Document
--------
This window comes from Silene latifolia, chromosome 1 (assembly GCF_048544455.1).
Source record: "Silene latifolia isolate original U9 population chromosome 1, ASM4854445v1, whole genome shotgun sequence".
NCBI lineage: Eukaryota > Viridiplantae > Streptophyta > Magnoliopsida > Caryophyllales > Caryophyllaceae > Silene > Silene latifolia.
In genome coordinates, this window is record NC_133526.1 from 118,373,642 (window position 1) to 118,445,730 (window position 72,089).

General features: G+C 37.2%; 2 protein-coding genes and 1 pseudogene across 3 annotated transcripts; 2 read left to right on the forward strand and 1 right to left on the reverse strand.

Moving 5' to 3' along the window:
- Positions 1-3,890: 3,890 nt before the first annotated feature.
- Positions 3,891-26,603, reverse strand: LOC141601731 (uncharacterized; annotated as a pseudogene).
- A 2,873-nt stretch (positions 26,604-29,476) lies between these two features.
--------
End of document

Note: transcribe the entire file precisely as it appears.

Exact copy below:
This window comes from Silene latifolia, chromosome 1 (assembly GCF_048544455.1).
Source record: "Silene latifolia isolate original U9 population chromosome 1, ASM4854445v1, whole genome shotgun sequence".
NCBI lineage: Eukaryota > Viridiplantae > Streptophyta > Magnoliopsida > Caryophyllales > Caryophyllaceae > Silene > Silene latifolia.
In genome coordinates, this window is record NC_133526.1 from 118,373,642 (window position 1) to 118,445,730 (window position 72,089).

General features: G+C 37.2%; 2 protein-coding genes and 1 pseudogene across 3 annotated transcripts; 2 read left to right on the forward strand and 1 right to left on the reverse strand.

Moving 5' to 3' along the window:
- Positions 1-3,890: 3,890 nt before the first annotated feature.
- Positions 3,891-26,603, reverse strand: LOC141601731 (uncharacterized; annotated as a pseudogene).
- A 2,873-nt stretch (positions 26,604-29,476) lies between these two features.